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Larry' Sijo | Linked Sijo

Individual Sijo

Bark on the oak in the backyard
has scars over my scars;
ladder steps lead nowhere now,
swing rope has furrowed the old branch.
How strong it makes us for a while,
the world we make, before it goes.

I pick up that tattered broom to sweep leaves off autumns patio;
When I was a boy I straddled its handle for my horse.
Now that no one is looking, what the hell. . . Hi-Yo, Silver!

A lone stallion stands fetlock high
in the hilltops green meadow;
He tosses his forelock when deisels blare
on the faint highway;
I lower my head because Ill soon
be going where they go.

Solve et coagula, he declared, dissolve and combine,
confident of his alchemy in the face of daunting odds.
He knew what poets learn: choice is our first and final talent.

A welcome weekend at Cedar Key,
relaxing on the dock;
pelicans wait poker-faced
for bait fish we may leave behind.
Bob away, line, while I watch the sun
going back to water.

It's a wood-framed hole in the water, but he calls it a boat;
he guides its roar and rudder through marshes to quiet pools,
where wakened fish, with easy glides, avoid his indifferent hook.

Mama, mama, where do I find
the colors for the rainbow?
cries the small bored voice
whiling away a rainy afternoon.
In the corners of your mind, my child,
then pour them through your fingers.

Eager to please, craving success, she was drawn to the city;
she learned quickly from those willing to turn over a new page:
Early to bed, and you'll meet everyone in Washington.

Dusk shrinks the yard, then our porch,
fireflies light their way to mating;
Crickets still echo the old songs
you hummed when you were here;
Our porch has a new bulb,
but the switch that brings light brings shadow.

Astronomers call it conjunction: Venus approaching Mars,
the illusion of closeness a matter of relative space.
Just so, orbiting man and woman seem sometimes to agree.

August air hangs heavily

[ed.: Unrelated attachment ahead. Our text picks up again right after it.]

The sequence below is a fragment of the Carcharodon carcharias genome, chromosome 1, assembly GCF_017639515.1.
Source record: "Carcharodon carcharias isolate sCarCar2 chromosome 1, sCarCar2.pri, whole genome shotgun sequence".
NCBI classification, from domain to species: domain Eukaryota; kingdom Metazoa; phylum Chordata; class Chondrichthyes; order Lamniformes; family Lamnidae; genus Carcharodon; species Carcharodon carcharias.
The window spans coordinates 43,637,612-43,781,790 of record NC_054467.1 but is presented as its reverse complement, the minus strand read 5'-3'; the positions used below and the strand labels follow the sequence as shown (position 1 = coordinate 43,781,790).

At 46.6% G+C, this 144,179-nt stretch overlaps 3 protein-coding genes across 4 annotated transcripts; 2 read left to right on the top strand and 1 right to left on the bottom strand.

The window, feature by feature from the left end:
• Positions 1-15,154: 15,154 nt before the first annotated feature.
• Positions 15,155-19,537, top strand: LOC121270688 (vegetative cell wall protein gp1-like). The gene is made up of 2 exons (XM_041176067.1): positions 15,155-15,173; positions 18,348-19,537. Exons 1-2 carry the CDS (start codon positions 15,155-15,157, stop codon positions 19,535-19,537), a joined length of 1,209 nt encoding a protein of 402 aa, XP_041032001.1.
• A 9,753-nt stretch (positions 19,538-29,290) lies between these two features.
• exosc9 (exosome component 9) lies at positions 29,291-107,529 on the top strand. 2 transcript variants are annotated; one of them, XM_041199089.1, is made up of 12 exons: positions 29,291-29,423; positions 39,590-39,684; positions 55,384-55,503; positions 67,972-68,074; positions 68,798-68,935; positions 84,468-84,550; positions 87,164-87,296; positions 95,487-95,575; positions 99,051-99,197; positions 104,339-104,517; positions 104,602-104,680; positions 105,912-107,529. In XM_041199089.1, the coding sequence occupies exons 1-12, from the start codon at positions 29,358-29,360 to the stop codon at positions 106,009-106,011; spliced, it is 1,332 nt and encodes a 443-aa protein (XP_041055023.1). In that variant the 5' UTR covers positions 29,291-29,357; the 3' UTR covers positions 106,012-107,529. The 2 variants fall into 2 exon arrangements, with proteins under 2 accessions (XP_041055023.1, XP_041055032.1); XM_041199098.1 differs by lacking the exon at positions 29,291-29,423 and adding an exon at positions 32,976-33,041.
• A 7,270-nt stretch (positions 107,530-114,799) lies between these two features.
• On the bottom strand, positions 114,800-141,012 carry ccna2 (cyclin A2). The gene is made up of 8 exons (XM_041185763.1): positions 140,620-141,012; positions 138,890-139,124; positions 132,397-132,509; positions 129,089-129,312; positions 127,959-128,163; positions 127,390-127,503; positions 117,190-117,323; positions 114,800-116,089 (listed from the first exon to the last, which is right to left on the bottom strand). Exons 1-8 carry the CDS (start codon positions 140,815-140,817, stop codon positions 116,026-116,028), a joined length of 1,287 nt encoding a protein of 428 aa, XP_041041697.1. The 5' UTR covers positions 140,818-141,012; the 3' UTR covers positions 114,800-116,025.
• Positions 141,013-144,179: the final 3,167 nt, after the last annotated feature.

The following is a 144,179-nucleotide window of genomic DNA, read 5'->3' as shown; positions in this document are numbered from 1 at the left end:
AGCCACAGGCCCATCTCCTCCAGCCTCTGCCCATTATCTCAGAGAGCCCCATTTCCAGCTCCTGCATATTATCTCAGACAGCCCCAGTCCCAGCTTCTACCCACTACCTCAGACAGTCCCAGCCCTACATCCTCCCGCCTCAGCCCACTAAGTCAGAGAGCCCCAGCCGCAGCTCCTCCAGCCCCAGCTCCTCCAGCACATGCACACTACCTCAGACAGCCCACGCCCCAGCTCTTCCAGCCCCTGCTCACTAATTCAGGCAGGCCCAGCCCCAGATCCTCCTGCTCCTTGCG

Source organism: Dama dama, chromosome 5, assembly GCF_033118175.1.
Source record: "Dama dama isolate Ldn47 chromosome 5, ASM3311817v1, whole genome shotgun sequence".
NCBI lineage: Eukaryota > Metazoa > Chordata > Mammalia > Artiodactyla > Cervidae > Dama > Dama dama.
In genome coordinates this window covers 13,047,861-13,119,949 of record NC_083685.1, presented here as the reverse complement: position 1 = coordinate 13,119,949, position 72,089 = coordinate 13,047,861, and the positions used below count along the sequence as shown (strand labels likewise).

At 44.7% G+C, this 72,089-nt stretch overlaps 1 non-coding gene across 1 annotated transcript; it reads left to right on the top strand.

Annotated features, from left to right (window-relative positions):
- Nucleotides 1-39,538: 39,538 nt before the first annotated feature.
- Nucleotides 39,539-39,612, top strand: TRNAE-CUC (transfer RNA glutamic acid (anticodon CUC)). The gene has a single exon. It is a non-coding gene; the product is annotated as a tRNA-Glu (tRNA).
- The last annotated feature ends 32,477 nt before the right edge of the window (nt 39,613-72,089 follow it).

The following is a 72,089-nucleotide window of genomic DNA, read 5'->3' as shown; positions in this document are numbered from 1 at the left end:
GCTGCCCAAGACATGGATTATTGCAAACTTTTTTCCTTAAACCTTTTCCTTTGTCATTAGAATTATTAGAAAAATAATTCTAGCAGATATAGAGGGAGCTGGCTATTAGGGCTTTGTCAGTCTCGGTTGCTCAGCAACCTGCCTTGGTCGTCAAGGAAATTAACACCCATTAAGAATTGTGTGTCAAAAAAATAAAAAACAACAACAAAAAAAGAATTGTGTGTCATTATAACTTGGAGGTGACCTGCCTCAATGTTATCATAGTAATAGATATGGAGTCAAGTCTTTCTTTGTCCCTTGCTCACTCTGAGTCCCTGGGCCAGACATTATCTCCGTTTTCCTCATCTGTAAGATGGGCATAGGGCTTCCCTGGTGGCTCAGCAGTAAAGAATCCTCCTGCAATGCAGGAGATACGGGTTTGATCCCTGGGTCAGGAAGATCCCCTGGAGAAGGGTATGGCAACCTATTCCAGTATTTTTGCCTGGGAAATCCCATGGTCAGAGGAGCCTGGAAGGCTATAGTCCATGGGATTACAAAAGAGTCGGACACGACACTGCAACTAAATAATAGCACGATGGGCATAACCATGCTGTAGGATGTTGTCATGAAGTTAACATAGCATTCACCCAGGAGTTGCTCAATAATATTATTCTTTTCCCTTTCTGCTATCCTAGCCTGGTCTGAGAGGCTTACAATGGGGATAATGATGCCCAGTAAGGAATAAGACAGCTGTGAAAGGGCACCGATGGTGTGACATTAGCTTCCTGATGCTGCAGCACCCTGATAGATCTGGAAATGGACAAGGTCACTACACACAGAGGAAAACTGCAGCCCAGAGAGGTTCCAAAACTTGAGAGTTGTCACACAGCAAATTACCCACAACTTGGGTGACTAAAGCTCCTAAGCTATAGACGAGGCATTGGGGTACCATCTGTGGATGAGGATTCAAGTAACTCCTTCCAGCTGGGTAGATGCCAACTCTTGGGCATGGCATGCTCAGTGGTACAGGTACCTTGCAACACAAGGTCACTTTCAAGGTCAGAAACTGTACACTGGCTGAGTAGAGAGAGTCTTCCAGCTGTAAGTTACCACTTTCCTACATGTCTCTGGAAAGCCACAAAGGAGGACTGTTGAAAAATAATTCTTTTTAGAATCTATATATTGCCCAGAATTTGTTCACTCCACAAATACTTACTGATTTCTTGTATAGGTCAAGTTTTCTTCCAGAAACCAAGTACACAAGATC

over the K-Mart parking lot;
circling so far inland today,
sea gulls search careless leavings;
Blackbirds protest the invasion
From their concrete-island tree.

The royal flamingo, if it must, eats the muck it walks on,
the sedge wren builds a dummy nest to draw the hawk
from hatchlings.
I summon them here, but my lines are not the stuff they feed on.

Sijo Sequences

A Sijo Sequence

Grampa built this old rocker with cherry from our orchard.
Forty years on the front porch before he left to be with God.
Fifty more have come and gone; still I rock with him at sunset.

So, the chair is ninety this year, still hewn cherry thru and thru
except one rocker Grampa broke and made again with maple.
Small, I guess, for modern rears, but it holds the whole family.

We had a yard sale yesterday -- someone asked to buy it:
a dealer from Atlanta who knew good wood and craftsmanship.
Wood he knew all right, but not Grampa, nor me, nor memory.

Out of the Dead Land, Lilacs
A Sijo Sequence

"April is the cruellest month, breeding
Lilacs out of the dead land, mixing
Memory and desire.".
. . . "Spring," T. S. Eliot

If we say the star is there
when we see only ancient light,
if we say fading photos
bring forth spirits of those now gone,
then your scent on my pillow
turns each absence to illusion.

If we say the wind lives
when we see the pines bend under it,
if fragrances on the wind
keep the cherry blossoms blooming,
what should I say of the scent
of your hair on the winds of change?

All right, wind, you can stop now,
the autumns colors have fallen.
Raking works well without your help,
and snowfalls do not need you.
We'll call for you when April comes
and women dress for spring.